Oh boy. Ok. Here we go.
Anyone who’s read my reviews of Remy Bummpo productions over the years understands I am a major fan. In an April 2014 critique of the company’s “Our Class,” I referred to Remy as “doing some of the finest work in mid-budget Chicago theater.” Without exception, I have found the work to be by turns entertaining, meaningful, boisterous and intelligent.
I suppose the streak had to end, and indeed it has with Remy Bummpo’s final production of its 18th season, “Travesties.” Directed by the company’s Producing Artistic Director Nick Sandys, this confused and rambling construction’s deficiencies are rooted in the source material.
In the production’s press pieces, Sandys describes “Travesties” as such: “Stoppard out-Wildes Wilde, out-Joyces Joyce and builds a surrealist comedy from the wreckage… You may want to familiarize yourself with ‘The Importance of Being Earnest.’ If you enjoy that play, you’ll enjoy this one.”
This critic begs to differ. For while I delight in the celebration of absurdity, the ironic superficiality and the lampoon of late 19th Century drawing room manners that is “Earnest,” my companion for the evening and I found “Travesties” to be the navel gazing work of a playwright in love with his own intellectualism. It’s a wink-wink, nod to the post-modern cultural elite, without the self-awareness that makes Wilde’s accessible language play so universally appealing.
From Sandys’ fundamental misread of the similarities between Stoppard and Wilde, it stands to reason that further misunderstandings fall across the Greenhouse Theater Center upstairs stage like so many dominoes. The press release observes, “Sandys believes that the everyman, in this case a British civil servant named Henry Carr, is where audiences will most see themselves in this play.”
Apparently Sandys is counting on audiences to be comprised of upper middle class, senile dandys with a penchant for stretching the truth. Because I know I couldn’t relate to the story of WWI-era intellectual expatriates flopping around Switzerland arguing, and I didn’t want to. In fact, though I heard other critics exiting the theater breathlessly wondering at the production’s “brilliance,” I challenge them to tell me what happened during the first 15 minutes of the performance. Because for all my education, admiration of Wilde and love of absurdist work, I can’t say. If I haven’t been clear, this is a major flaw smacking of the alienating modernist aesthetics of T.S. Eliot and Ezra Pound, rather than Oscar Wilde.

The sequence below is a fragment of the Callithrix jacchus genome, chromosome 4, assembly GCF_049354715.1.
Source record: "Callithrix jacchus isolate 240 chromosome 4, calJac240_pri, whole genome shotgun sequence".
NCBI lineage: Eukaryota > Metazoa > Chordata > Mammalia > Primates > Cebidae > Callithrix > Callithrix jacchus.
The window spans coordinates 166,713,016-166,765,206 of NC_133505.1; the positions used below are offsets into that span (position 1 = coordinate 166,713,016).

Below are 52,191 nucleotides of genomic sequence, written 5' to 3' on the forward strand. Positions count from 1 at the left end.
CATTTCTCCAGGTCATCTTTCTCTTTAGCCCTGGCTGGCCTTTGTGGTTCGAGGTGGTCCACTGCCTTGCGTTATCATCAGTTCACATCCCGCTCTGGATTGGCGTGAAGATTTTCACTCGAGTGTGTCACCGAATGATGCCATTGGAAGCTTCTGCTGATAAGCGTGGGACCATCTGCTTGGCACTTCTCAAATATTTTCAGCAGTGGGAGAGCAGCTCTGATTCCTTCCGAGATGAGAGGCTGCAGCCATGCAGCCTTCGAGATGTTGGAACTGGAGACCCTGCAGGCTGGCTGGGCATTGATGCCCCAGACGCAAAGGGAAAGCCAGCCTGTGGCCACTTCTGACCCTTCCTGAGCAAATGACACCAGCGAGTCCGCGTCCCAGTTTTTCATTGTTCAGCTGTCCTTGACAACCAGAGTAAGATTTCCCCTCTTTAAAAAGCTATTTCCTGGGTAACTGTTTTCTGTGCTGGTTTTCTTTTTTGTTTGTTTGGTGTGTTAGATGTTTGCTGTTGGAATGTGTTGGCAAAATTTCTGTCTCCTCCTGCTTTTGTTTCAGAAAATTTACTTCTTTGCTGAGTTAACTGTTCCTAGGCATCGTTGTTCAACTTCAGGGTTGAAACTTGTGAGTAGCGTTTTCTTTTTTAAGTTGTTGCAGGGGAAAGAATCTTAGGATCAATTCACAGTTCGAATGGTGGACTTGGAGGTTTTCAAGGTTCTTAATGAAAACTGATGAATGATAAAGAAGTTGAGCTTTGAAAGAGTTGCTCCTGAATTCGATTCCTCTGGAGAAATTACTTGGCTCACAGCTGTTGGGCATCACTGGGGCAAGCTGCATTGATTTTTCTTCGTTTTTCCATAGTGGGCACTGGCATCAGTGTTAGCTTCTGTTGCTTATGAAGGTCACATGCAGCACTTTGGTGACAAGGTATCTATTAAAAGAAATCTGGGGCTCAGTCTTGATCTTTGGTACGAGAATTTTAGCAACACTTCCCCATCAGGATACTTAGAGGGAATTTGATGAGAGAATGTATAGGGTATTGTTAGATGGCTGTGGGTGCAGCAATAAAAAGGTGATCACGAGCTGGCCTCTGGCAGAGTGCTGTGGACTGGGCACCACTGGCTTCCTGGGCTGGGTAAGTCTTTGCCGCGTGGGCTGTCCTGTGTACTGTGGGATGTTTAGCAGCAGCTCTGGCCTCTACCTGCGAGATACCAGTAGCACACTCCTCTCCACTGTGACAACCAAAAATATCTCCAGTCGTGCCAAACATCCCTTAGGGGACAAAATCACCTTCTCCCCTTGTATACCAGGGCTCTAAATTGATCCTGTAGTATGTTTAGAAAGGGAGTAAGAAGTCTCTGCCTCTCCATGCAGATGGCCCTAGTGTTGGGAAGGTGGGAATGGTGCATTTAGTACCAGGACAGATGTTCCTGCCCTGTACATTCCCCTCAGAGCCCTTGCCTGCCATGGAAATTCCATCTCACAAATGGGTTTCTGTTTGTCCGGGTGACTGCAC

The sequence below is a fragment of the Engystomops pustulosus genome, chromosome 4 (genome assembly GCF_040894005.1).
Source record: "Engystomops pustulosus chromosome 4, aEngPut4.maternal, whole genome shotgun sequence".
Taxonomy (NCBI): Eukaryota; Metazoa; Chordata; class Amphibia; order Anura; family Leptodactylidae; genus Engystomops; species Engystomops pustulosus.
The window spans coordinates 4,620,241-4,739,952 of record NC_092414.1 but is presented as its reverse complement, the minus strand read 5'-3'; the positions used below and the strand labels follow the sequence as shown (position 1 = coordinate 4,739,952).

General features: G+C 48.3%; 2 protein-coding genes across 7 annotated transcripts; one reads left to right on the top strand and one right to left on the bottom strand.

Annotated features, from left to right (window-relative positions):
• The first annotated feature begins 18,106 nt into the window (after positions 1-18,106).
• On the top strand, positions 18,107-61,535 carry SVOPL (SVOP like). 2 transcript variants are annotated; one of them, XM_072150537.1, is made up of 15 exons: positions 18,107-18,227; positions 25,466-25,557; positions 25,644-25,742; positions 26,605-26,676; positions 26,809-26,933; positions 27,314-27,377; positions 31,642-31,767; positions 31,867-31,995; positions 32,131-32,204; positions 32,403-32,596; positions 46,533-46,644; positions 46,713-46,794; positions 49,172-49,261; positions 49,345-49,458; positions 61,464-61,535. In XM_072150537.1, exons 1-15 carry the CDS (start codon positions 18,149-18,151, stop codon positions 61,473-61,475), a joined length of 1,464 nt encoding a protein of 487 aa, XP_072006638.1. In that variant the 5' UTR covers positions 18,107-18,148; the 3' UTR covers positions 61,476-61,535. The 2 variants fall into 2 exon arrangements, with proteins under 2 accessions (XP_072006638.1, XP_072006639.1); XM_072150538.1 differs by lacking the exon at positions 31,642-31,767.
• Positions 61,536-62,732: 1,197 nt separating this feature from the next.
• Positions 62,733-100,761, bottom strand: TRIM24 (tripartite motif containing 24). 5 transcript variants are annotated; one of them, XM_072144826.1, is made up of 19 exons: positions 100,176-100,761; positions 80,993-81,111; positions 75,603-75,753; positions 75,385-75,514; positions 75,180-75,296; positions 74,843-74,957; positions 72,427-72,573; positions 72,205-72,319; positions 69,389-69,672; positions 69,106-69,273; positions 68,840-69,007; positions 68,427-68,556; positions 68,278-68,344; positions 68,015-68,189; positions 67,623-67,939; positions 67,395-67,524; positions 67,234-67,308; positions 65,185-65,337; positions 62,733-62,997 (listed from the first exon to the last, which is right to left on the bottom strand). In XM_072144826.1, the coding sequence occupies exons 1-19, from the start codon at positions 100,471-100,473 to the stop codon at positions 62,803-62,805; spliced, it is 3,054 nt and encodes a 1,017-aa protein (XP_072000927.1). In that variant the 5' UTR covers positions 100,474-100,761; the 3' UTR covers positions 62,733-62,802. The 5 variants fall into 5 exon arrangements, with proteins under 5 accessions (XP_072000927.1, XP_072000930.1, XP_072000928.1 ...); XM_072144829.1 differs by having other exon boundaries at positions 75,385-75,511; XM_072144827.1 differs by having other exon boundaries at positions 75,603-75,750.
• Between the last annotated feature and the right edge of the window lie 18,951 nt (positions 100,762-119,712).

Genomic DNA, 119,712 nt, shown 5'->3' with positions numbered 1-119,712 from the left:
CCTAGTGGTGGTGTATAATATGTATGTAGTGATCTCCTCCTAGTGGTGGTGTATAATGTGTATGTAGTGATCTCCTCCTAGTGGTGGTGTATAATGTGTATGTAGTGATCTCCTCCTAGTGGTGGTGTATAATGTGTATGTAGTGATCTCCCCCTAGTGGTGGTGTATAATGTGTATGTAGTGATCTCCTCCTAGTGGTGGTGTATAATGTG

The plot, such as can be followed, goes like this: “Toss together James Joyce, Vladimir Lenin and Dadist poet Tristan Tzara in Zurich in 1917… throw in limericks and lyrics and ‘The Importance of Being Earnest,’ then shred the whole mélange through the mind of an aging British civil servant.”
There are too many ideas here, and despite the really fine work of the talented cast combined with terrific Scenic Design by Joe Schermoly, the overstuffing is obvious and disorienting. Greg Matthew Anderson (Tzara) with his chiseled features, mastery of European accents and deft comedic timing, continues to be one the most delightful performers on the Chicago theater scene. He deserves higher quality material.
I’m sorry but I really can’t let Sandys off the hook here. As an Artistic Director, he has put his stamp of approval on so many wonderful Remy Bumppo offerings. I’ve also enjoyed him as a stage performer in work such as late December 2013’s “An Inspector Calls.” I am a genuine admirer and thus feel both bound and disappointed to pronounce “Travesties,” …well a travesty. It’s a haughty DOA stinker. Remy Bummpo is much better than this. I look forward to a 19th season redemption next fall.